negative impact on their long-term development. Feeling stung by my husband's words, I finally agreed to watch the webinar with him. I was sure that whoever this so-called expert was, she wouldn't understand the challenges that Harry and I were facing. She wouldn't know that, when I did Harrys homework or tied his shoelaces for him, I was trying to help my little boy. As I watched the webinar, I felt tears well in my eyes. I realised that, by protecting Harry from the world, I'd stopped him from growing into the independent little boy that I wanted him to be. Instead of letting him take on new challenges and celebrating when he did a good job, I did everything for him. In the webinar, renowned childhood Autism expert Sandra Arntzen, M.Ed., explained how over-protecting children on the spectrum can stop, or even reverse, their development. Often motivated by feelings of guilt or fear, parents wrap their Autistic children up in cotton wool and keep them away from challenging experiences that help children to grow, learn and achieve. As I listened to Sandra outlining the other six mistakes that parents of children on the spectrum often make, I felt a sense of relief and comfort. After twenty years working with Autistic children, Sandra understands the difficulties and encourages parents to look forward to their child's future, not back. As my wonderful little boy lay sleeping next door, I opened my mind to what Sandra was saying and vowed to let Harry have all the experiences he should have. While I would be there forever to support him, I would no longer live his life for him Raising a child with Autism is hard. Its a long-term commitment but I've learnt that, by encouraging your child to be independent, you can achieve hope, joy and freedom that you didn't think was possible. I'd encourage anyone out there to watch the completely FREE webinar by Sandra Arntzen, M.Ed to find out how to unlock your Autistic child potential starting now. Supporting your child appropriately from the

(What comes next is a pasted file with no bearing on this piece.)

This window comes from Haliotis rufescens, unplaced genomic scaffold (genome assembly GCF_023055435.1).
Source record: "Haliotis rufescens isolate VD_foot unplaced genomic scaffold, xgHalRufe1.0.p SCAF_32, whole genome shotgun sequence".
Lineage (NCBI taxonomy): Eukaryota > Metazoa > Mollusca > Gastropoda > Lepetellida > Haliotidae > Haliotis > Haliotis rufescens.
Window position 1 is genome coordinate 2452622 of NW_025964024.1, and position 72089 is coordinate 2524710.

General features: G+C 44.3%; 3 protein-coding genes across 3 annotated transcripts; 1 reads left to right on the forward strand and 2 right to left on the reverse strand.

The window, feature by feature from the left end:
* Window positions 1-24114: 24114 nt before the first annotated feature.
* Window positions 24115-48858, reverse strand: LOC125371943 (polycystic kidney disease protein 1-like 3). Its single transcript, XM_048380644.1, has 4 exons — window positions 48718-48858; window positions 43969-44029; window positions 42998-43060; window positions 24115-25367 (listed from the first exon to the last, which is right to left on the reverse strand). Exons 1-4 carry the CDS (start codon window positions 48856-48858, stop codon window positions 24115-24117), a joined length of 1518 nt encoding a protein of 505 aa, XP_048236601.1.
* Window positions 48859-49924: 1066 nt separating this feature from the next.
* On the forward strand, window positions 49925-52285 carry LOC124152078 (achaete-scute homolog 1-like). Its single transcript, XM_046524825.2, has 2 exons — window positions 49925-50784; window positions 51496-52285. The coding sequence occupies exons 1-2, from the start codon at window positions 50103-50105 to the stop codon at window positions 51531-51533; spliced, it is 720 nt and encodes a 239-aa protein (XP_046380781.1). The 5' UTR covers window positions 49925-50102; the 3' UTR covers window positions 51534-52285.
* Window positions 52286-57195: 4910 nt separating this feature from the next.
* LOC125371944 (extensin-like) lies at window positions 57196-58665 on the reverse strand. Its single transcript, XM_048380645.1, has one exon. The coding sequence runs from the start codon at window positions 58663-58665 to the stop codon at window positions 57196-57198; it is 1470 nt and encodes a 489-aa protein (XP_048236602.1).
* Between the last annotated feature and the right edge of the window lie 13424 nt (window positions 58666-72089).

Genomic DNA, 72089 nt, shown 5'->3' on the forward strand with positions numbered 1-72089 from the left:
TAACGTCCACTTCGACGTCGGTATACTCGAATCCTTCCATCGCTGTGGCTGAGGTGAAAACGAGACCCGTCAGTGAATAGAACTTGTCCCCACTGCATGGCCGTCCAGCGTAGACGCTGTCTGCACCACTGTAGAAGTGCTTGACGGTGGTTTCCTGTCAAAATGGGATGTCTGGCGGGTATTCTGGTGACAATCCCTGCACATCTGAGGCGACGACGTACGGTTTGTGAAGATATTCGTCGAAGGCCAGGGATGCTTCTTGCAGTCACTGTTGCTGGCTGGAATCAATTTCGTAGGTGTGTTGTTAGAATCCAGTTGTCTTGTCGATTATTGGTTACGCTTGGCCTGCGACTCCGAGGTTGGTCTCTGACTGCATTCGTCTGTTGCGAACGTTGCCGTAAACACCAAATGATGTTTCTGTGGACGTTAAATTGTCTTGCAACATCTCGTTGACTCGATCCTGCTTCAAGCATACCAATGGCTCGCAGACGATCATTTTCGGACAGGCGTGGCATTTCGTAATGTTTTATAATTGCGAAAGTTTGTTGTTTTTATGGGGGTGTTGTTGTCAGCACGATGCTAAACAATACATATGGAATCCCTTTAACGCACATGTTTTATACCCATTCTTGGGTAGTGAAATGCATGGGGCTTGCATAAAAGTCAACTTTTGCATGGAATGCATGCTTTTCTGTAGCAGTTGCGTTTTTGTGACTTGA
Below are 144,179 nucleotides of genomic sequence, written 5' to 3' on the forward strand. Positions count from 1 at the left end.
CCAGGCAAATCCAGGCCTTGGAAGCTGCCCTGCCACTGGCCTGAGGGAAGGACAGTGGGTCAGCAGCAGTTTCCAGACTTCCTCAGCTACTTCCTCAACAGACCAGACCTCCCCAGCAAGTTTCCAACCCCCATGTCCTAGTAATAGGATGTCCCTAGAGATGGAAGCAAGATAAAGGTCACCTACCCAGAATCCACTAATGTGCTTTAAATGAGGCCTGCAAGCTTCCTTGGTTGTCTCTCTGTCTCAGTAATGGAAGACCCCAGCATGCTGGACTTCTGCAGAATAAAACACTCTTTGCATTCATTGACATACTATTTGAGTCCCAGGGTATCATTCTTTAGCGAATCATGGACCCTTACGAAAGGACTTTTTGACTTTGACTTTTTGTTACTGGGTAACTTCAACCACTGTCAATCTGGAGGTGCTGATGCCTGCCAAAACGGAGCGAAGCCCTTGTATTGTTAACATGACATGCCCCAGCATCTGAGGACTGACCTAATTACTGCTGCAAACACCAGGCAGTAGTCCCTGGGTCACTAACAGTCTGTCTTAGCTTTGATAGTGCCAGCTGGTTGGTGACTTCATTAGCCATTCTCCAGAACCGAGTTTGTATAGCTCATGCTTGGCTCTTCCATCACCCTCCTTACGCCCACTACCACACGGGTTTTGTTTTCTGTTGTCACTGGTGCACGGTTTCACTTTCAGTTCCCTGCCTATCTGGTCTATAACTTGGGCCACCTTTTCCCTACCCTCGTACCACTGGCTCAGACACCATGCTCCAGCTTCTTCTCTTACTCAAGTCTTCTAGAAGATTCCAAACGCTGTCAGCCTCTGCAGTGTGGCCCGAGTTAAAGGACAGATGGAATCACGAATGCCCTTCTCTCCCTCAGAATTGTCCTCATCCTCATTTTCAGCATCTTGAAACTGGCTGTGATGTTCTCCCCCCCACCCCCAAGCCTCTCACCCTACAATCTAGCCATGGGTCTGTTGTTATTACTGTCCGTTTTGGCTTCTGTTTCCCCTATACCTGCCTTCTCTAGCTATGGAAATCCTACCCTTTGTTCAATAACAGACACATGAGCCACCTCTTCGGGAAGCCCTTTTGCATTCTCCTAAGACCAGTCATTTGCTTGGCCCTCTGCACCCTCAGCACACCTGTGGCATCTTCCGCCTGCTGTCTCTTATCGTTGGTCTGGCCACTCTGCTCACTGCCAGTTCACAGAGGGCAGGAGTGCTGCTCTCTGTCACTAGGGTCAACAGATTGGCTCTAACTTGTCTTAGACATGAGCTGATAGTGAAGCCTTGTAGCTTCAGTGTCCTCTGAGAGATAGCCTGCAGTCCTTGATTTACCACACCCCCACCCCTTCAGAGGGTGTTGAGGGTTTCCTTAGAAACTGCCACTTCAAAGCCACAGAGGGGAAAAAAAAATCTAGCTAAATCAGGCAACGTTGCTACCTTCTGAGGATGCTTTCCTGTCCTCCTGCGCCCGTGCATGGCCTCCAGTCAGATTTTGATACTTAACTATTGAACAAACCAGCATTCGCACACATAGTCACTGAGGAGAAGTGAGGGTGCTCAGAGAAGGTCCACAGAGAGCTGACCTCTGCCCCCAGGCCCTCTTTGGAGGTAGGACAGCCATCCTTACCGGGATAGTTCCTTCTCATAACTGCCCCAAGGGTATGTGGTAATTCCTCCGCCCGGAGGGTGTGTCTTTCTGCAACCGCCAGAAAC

earliest possible age is crucial. Today, you can learn more about the seven most dangerous mistakes, and learn to avoid them. Remember: you are the key to your childs future. Children with Autism need strong parents and carers who will give them love, support, boundaries and structure. It's time to take action, and you're not alone. Join Sandra Arntzen, M.Ed for her FREE webinar, and help your child become one of the success stories. Register for your FREE webinar training with Sandra Arntzen, M.Ed now and discover the key to unlocking childhood Autism. http://grizz188.ultaut.hop.clickbank.net?f=1

==== ==== Autism: Affordable Help http://grizz188.ultaut.hop.clickbank.net?f=1 ==== ====

Sign up to vote on this title
UsefulNot useful